Your Guide to the Reality of Animal Circus

"The academic panel concluded that there appears to be little evidence to demonstrate that the welfare of animals kept in travelling circuses is any better or worse than that of animals kept in other captive environments" - Executive Summary of the DEFRA Circus Working Group 2007

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Thursday, 25 October 2012

Don't even ask me about Azaleas!

I have worked with animals for longer than I care to admit in public.  Yet, during all those years I have discovered only one universal truth about animal training: that there is only one thing two animal trainers are likely to agree on, and that’s the fact that a third animal trainer is dead wrong.

No two animal training experts agree on all subjects.  There are countless schools of thoughts about how animals should best be trained, that’s true, and the most commonly accepted methods have changed over the years.  Generally speaking, the tendency in the Western world has been to shift towards “gentler” methods.  Just as our society in general has become less accepting of violence in the home, oppression in the work place and so on, we demand a kinder treatment for animals.  This is also possibly a reflection of the fact that for most of us, animals are a luxury, an addition to our life, rather than a necessity.  Not so long ago, when we relied on animals to perform tasks for us, people tended to have a less lenient view of their misbehaviour, and take sterner steps to control it.  Times move on, life changes and so do our ethics.  Our legislation, as legislation does, has followed suit, and the Animal Welfare Act of 2006 places serious responsibilities on all people who care for animals.

Still, animal training, whether done by professionals or by animal “owners”, is as personal and debatable as child rearing, which in my opinion is precisely as it should be.  Each trainer and each animal are different, and what works for one may not work for another.  We do not attempt to carry out our social interactions based on the tenets of a standardised textbook.  We select and measure our responses and behaviour based on our personalities, the situation, and the personalities of the people we deal with.  You do not talk to a three year old child having a tantrum in the same way that you would talk to a yobbo about to mug your grandmother.  I, as a ridiculously small woman, would also talk to said mugger in quite a different way from male bodybuilder friends of mine.  We alter our behaviour to suit what we determine would work in a given situation.  Why would we take a different approach towards animals?  They also have personalities and needs.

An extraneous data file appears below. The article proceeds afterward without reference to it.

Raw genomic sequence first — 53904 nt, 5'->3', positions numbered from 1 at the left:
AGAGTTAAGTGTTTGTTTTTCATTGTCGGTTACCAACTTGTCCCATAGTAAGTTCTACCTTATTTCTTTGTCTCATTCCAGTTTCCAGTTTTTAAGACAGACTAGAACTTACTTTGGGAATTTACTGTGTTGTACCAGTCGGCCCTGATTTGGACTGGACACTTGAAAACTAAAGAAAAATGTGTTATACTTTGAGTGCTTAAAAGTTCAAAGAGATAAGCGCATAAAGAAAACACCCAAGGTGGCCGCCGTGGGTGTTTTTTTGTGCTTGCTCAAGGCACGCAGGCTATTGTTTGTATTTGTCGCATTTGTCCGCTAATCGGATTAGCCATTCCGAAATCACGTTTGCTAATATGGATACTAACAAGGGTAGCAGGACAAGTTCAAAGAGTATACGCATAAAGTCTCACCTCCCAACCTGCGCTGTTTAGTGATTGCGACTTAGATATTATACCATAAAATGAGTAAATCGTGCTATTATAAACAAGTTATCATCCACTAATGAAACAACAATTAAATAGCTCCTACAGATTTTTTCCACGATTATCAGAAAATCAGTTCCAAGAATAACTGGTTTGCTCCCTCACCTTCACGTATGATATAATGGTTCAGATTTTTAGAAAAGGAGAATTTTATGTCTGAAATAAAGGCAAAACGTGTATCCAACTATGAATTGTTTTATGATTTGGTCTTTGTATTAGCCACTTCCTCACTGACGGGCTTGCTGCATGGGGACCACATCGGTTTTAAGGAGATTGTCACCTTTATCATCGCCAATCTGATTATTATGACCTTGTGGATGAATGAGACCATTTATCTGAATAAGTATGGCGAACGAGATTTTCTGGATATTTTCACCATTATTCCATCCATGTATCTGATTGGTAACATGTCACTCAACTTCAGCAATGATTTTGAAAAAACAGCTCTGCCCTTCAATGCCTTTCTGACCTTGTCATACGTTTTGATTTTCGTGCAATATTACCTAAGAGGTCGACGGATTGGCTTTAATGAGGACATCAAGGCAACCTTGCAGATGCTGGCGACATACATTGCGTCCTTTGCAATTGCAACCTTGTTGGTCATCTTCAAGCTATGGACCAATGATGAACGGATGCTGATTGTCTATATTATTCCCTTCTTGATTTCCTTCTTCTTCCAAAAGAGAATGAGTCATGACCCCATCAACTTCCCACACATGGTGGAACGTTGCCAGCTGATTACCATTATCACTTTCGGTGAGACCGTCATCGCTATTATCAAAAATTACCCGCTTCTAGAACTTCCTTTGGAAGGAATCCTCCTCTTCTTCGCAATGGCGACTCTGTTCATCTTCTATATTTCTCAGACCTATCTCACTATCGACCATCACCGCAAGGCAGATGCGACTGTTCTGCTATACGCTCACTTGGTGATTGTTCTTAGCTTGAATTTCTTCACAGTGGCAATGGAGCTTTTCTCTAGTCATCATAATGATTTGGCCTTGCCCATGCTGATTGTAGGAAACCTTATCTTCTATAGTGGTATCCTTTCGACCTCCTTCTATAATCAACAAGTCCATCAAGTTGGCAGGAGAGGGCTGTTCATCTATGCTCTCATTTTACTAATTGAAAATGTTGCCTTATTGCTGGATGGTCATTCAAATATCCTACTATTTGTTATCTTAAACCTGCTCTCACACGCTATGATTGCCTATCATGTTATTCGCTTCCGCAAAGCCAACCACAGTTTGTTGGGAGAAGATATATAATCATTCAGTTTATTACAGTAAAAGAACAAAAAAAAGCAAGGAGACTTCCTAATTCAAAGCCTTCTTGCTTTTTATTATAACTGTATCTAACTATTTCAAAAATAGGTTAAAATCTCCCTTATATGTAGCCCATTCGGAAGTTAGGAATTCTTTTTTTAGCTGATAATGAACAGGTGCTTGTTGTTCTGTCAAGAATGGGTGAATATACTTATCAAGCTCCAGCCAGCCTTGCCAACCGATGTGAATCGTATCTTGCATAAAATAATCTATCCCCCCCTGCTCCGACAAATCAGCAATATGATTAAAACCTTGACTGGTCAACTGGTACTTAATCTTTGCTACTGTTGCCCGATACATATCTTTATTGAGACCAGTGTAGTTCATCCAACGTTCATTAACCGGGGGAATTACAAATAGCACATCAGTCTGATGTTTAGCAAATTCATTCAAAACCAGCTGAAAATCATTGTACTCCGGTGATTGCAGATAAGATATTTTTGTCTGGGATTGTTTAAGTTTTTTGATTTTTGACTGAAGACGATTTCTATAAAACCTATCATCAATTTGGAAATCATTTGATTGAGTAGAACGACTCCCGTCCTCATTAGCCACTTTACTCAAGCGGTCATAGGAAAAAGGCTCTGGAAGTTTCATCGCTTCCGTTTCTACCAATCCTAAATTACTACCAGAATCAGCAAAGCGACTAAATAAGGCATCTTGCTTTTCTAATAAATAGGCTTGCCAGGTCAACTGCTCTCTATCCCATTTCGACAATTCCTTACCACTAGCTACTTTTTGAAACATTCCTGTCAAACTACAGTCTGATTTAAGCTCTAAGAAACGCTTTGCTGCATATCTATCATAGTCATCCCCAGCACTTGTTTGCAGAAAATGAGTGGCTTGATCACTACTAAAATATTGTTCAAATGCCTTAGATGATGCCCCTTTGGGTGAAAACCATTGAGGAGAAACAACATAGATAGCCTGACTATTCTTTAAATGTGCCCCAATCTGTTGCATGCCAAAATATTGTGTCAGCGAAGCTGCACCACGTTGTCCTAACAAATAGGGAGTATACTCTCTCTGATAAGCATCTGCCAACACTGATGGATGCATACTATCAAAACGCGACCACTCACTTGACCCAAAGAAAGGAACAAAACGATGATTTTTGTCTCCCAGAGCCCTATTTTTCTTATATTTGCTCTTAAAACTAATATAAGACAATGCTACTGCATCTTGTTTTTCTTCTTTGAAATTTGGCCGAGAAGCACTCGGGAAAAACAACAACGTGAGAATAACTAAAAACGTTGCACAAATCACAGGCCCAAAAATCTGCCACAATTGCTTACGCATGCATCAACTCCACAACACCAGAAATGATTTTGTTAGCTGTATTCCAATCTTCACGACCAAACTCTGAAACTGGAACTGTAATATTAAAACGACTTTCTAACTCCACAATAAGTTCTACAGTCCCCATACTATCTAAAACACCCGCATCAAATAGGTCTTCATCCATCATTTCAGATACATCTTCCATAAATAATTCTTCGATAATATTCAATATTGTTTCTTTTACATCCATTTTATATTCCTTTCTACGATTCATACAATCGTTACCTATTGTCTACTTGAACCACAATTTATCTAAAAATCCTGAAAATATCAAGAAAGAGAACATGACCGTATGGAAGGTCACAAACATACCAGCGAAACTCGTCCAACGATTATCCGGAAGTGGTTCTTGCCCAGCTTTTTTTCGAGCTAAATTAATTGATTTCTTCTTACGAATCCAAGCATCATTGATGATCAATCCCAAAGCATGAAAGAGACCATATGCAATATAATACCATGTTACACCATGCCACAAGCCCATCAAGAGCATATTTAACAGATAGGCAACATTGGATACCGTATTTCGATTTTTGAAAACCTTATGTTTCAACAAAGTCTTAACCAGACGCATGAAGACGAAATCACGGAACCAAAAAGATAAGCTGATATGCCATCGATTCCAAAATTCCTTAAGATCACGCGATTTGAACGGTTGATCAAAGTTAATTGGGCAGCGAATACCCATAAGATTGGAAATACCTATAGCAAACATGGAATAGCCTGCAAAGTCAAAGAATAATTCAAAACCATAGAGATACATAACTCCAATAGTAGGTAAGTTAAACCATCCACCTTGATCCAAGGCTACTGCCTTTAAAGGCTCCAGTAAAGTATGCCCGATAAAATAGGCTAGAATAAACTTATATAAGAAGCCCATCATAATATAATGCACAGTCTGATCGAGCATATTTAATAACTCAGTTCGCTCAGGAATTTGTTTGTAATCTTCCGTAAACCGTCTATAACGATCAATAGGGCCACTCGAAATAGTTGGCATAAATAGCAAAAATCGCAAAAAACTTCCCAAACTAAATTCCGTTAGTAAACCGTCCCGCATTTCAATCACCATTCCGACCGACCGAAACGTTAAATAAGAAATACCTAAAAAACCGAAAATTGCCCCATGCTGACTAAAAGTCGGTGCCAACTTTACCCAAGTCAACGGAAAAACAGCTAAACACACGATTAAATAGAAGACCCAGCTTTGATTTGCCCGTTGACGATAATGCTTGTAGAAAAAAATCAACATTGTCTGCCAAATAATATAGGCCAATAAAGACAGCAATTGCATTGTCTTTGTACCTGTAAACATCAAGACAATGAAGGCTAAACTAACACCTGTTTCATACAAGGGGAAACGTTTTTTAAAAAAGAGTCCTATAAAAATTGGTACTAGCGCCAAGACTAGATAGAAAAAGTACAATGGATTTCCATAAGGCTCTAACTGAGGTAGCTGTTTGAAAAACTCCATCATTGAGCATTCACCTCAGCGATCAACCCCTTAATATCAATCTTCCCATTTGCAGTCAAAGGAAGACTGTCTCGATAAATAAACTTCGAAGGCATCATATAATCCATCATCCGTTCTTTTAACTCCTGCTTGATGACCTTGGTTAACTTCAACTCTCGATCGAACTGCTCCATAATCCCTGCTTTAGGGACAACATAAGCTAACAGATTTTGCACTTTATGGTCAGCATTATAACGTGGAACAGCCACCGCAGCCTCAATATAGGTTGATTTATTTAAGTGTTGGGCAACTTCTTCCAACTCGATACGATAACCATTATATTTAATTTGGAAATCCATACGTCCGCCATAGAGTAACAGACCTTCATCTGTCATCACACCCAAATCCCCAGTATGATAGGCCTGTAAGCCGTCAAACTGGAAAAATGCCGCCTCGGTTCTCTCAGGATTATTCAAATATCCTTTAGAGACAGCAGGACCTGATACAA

Over the years, I have developed my own personal approach to dog training.  The view I take is that I do as little as I have to in order to keep myself and the animals safe.  One of my dogs responds to biscuits and kind words, so that’s all I use.  My incredibly hyperactive puppy, however, seems unable to focus on any words spoken at normal volumes, so I often have to resort to shouting like a fishwife.  It isn’t what I like to do, but whispering sweet nothings to him while he’s charging off into the sunset, or towards a main road, would not do the trick.  Conversely, it would be pointless shouting at my old boy – it would be using a sledgehammer to crack a nut, and would needlessly upset him.

When I was recently retraining a neglected Rottweiler with a tendency to cart people off and occasionally bite them, I had to change tack yet again.  I could not engage in discussions with him.  There was no room for error.  As much as anything, he weighs more than me.  His behaviour made him a danger, which in turn made him a danger to himself.  When dogs bite people, they don’t only hurt the people they bite.  Dogs that bite can get put down.  So I praised him when he was good, but I used a Halti on him to stop dragging me down the street and made damn sure that he knew I was in charge at all times.  And yes, when he had a go at me to try and get me to give him my dinner, he got a sharp rap on the nose.  He didn’t do it again.  Problem solved.  I guess you could class my approach as an attempt at ensuring proportional response at all times.

"Horses for courses", as the saying goes.  I may be accused of excessive pragmatism, and of suggesting that the end justifies the means.  However, I’d rather like to see those doing the accusing dealing with the dogs I deal with.  Show me a better result with less of an input, and I will take great pleasure in listening and learning from you.  Up until that point, I’ll stick with what I know, thank you very much.

I also know what it is that I do not know.  I have friends who train all sorts of animals.  I can deal with dogs and horses, and in the case of horses I know I’m not experienced.  So, I don’t feel I can judge their methods, because I don’t know enough about the animals they deal with.  If I cannot make an informed judgement, until I get the necessary information I’d rather not make a judgement at all.